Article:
What Matters Are The Memories—Not Deer—Taken From The Woods

Don’t let anyone fool you…deer hunting is much more about creating memories than it is about the act of killing deer.

It’s a time for reflection about your life and there is simply no better place to do that than sitting out in the woods, nose dripping from the frigid cold, back stiff from a rock hard seat, churning stomach from a combination of jerky and candy bars, and who can forget the urge to pee when it’s often most inconvenient to do so.

One of my very first hunting partners, Gary Urness, still hunts with me in spirit each fall even after passing away from ALS almost 10 years ago.

Yet, most hunters who spend time out in the woods overcome all the discomforts and get hooked on deer hunting for life.   Admittedly, for some hard core hunting souls they are driven by the almost insatiable urge to hang bone (antlers) on the wall.   Others are motivated by the deep desire to put venison in the freezer for the many upcoming culinary delights.   Then, I contend, there is a good number of hunters, like me, who simply revel in the fact the good Lord has granted us one more opportunity in the woods to experience some of the best times possible spent in nature.

When you are a young hunter it is necessary to prove your predatory prowess to family and friends.   Bagging a deer makes or breaks the hunt during this stage of hunter development.   The thought of an unfilled deer tag sends a shiver up the young spine.   But for many hunters as they mature they develop a more sophisticated satisfaction from the deer hunting experience.   Oh, sure, don’t get me wrong as a deer hunter the goal of killing a deer is always in your mind.   But the truly mature and content hunter is the one who enters the woods knowing full well no matter what happens on any given day it will be a successful deer hunting experience.

When you get right down to it deer hunting is a peculiar pastime.   A person sits and waits for hours and if the hunter is lucky they might see deer for a few split seconds.   The majority of the time spent stand hunting is concentrating, looking, patiently waiting and wondering when that moment of sheer excitement will finally arrive.

Suddenly you hear a twig snap!   Your heart starts to pound as the natural adrenalin kicks in with a large bolus of energy to your bloodstream.   Ahhh!  Dang!  Disappointment soon overtakes you as you painfully discover it’s only a fox squirrel scampering around on a downed log behind your stand.

Then there are those long idle moments when nothing seems to be happening.   Actually, in the woods if you look closely there is always some sort of action taking place.   Maybe it’s a woodpecker scouring the tree looking for a meal…or maybe a tree finally losing its leaves at a rapid pace.   The deer woods is constantly evolving and changing before our eyes.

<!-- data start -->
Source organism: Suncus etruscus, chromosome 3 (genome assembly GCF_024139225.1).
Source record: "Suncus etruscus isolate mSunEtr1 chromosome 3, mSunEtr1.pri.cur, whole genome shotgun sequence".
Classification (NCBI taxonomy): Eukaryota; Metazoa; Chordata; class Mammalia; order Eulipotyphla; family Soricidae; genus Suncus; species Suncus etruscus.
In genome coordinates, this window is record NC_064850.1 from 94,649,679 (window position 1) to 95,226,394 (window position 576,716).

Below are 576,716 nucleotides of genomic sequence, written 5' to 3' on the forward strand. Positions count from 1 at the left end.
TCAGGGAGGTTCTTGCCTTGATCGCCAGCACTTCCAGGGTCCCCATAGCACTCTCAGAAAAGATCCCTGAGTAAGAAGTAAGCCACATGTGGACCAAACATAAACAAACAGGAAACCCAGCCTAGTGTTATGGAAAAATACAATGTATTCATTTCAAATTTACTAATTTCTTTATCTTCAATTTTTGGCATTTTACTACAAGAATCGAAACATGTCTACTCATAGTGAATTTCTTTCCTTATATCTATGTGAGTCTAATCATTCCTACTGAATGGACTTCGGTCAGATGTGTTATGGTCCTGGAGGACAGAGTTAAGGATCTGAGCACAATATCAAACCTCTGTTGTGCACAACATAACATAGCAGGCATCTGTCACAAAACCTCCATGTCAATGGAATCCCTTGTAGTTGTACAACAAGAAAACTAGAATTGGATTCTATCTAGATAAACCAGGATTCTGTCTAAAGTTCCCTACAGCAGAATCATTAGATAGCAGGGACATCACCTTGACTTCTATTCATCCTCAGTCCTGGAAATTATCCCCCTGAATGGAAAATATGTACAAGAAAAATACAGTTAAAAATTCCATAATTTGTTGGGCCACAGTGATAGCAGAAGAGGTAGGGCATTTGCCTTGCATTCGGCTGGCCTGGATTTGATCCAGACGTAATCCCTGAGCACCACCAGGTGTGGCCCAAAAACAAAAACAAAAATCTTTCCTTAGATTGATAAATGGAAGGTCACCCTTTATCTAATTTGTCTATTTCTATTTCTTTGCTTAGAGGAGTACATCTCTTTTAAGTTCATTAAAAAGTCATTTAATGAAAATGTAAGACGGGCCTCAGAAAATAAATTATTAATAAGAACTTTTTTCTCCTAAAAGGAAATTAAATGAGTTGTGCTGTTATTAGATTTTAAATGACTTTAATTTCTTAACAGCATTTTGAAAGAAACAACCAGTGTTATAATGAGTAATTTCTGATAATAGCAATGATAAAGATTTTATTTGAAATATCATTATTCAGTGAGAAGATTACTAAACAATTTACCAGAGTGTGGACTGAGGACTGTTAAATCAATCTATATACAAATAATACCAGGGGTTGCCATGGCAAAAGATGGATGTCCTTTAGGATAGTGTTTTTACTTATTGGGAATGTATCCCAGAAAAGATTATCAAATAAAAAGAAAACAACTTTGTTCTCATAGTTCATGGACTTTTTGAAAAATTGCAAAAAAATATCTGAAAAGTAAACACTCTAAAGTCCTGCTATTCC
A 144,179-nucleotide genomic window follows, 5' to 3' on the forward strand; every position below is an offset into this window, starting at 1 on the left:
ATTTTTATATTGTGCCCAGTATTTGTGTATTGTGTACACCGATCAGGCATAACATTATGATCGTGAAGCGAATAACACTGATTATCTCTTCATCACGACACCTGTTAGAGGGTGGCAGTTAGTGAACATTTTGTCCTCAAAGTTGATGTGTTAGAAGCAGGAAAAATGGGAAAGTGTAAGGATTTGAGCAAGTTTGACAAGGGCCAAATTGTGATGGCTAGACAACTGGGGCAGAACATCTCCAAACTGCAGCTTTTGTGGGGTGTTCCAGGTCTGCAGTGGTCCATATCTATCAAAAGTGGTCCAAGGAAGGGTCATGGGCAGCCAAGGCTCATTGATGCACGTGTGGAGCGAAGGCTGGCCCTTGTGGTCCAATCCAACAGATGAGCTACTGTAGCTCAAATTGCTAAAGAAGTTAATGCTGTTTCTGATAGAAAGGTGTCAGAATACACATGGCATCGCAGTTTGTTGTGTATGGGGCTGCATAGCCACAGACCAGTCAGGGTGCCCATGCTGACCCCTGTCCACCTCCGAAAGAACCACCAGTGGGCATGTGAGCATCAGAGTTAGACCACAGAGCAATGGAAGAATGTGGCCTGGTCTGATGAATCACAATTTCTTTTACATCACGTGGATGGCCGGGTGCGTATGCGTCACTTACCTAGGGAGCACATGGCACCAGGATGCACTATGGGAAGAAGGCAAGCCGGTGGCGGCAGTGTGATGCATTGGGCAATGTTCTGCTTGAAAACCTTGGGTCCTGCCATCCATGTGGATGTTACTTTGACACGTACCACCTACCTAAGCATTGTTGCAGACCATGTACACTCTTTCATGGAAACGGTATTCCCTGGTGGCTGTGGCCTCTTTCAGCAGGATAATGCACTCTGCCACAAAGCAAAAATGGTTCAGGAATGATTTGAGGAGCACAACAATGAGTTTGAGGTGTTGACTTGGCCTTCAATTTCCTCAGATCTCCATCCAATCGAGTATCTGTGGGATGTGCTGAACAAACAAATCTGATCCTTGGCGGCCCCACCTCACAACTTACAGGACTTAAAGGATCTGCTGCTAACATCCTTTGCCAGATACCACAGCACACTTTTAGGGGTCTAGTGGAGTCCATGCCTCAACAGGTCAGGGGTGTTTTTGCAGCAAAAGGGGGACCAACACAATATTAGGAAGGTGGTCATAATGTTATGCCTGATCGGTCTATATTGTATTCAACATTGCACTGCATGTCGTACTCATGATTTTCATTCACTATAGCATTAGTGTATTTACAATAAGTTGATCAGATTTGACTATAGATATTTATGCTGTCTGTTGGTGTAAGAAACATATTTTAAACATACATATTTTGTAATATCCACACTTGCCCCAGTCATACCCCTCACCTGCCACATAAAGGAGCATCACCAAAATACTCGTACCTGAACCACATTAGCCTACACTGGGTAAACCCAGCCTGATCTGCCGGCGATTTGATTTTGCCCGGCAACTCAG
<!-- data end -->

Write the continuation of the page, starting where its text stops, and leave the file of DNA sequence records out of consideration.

My cousin, Howard Braaten, passed away from Leukemia far too many years ago, but I still feel his lasting presence in the deer stand each fall as we continue to share special moments together in nature.

I sometimes chuckle when I hear a deer hunter describe they didn’t see anything.   Of course, what they mean is they didn’t see a deer.   But the truth is a person would have to be asleep not to be in the deer woods soaking up the total experience.

For me, deer hunting is also largely about memories of hunters no longer with us in body, but certainly still present in the spiritual sense.   I’ve said this before how I may be physically sitting in the tree by myself, but I am never feeling truly alone.   At no other time during the year do I feel closer to pals who have moved on to higher hunting grounds than I do during deer hunting season.

Young hunters just can’t understand this until later in life, but its the memories a deer hunter holds so dear that connects a person to this sport for a lifetime.   And when I talk about memories I am not just talking about deer, but also the memories of people you once shared those special moments with in the woods.

Indeed, the rest of the world might measure the true success of a deer hunter by the tangible venison and antlers he has to show for his efforts after the hunt.   What a terrible mistake.   As many deer hunters grow to realize over a lifetime, it’s the many intangible memories a person takes from the deer woods that truly matters after the hunt.

©2013 Jim Braaten. All Rights Reserved. No Reproduction without Prior Permission.

Time For Governor Dayton To Go Sit In The Woods